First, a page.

In this case, the book isn’t really about technology. It’s about cultural norms and values, and it uses the freedom that science fiction offers to radically reconfigure the structures of society in order to explore what a society with a particular set of values would look like. In its purest form, this gives the opportunity to explore genuinely alien values – values that are not human. In practice, this never happens and alien cultures are all, as the great Ted Sturgeon points out, just Meiji Japan with scales. (And, of course, the idea of the purely alien is meaningless anyway.) Instead, the values tend to be distorted or extend versions of existing human values. So, for instance, the existing culture of a 90s corporate office gets extended to an entire civilization and we get the Voracians. Here the technology that is used to explain how the society is set up is really just a plot device to get to the main point: social transformations.
The problem, though, is that the book is trying to have it both ways. It wants to be a techno-thriller and the Doctor Who version of Dilbert, despite the fact that those are irreconcilable goals. The techno-thriller, after all, depends on the power of the technology, whereas Dilbert depends on the absurdist combination of power and impotence. The former depends on understanding the implications of the technology, the latter depends on sending it up.
And the really unfortunate thing for this book is that, in 2011, it’s so close to being right, since everything it gets wrong now looks absolutely typical for corporate blather about the Internet circa 1995. Because if you were writing a Doctor Who version of Dilbert, particularly one set in the 1990s, you’d pack it full of mentions of the information superhighway. But you’d do it because you were highlighting how silly the Voracians are and how little they understand human culture. The absolute last thing you’d do is have the Doctor take any of it seriously. Instead, the Doctor delivers lines like “we’re dicing with death on the information superhighway to hell,” and then the book suggests that this line should in some way be taken seriously. (This is a narrow point – the book indicates that the Doctor meant the line as a joke, but that it came off as very serious. But frankly, the idea of Tom Baker delivering that line should not even have a vague hint of seriousness.) But instead, the book tries to both be a pastiche of the absurdity of corporate culture and a serious-minded thriller about the future of digital technology. And ultimately, Doctor Who is only good at one of those, and doing them both at once is a bad idea anyway.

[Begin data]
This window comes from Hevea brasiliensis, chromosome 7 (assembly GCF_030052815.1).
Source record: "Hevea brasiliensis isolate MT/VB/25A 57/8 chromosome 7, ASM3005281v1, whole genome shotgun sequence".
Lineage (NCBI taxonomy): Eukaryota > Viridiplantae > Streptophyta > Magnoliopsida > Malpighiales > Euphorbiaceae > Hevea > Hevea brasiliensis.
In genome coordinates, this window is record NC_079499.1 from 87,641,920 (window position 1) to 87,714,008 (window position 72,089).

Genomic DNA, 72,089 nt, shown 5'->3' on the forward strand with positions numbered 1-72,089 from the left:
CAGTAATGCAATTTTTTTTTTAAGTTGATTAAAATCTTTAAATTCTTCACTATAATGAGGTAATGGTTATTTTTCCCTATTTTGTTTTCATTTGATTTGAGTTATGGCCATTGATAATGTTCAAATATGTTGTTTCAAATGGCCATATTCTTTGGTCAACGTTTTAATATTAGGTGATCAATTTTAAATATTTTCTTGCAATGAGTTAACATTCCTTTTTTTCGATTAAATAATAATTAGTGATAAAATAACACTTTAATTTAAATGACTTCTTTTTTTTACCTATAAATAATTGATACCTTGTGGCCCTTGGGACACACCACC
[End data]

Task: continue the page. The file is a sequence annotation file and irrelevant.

But there is one aspect of all of this that’s worth remarking upon. If, as I have proclaimed, the end message of Doctor Who is that material social progress is the solution to alchemy, what do we make of the fact that Doctor Who is, generally speaking, at best merely apathetic about the actual material details of science and technology, and at worst, as this story ends up somewhat demonstrating, actively hostile to it (Since “evil alien office machinery” is a far more Doctor Who idea than “generic techno-thriller” is)? It does, after all, seem as though in order to effectively achieve the goal that the series has set out for itself it would have to take technology seriously. And yet it doesn’t – even in the modern series, with Rise of the Cybermen, there’s a persistent declining to take the nature of technology seriously.
The answer to this problem is beyond the scope of this entry (Oh, OK, it’s that there’s such a thing as materialist conceptions of history too), but over the next three entries we’ll work towards an answer. Until then, I leave you with the two greatest sentences ever written about computers. For context, Voractyll is a sentient computer virus. The Doctor has created a deviant strain of the virus, and has unleashed it onto the network:
“With a digital hiss, the original Voractyll creature pulled back on its coils, then sprang at its opponent. It wrapped the Doctor’s copy in a tight loop and hurled subroutines at it.”
God I love trashy 90s cyberspace writing.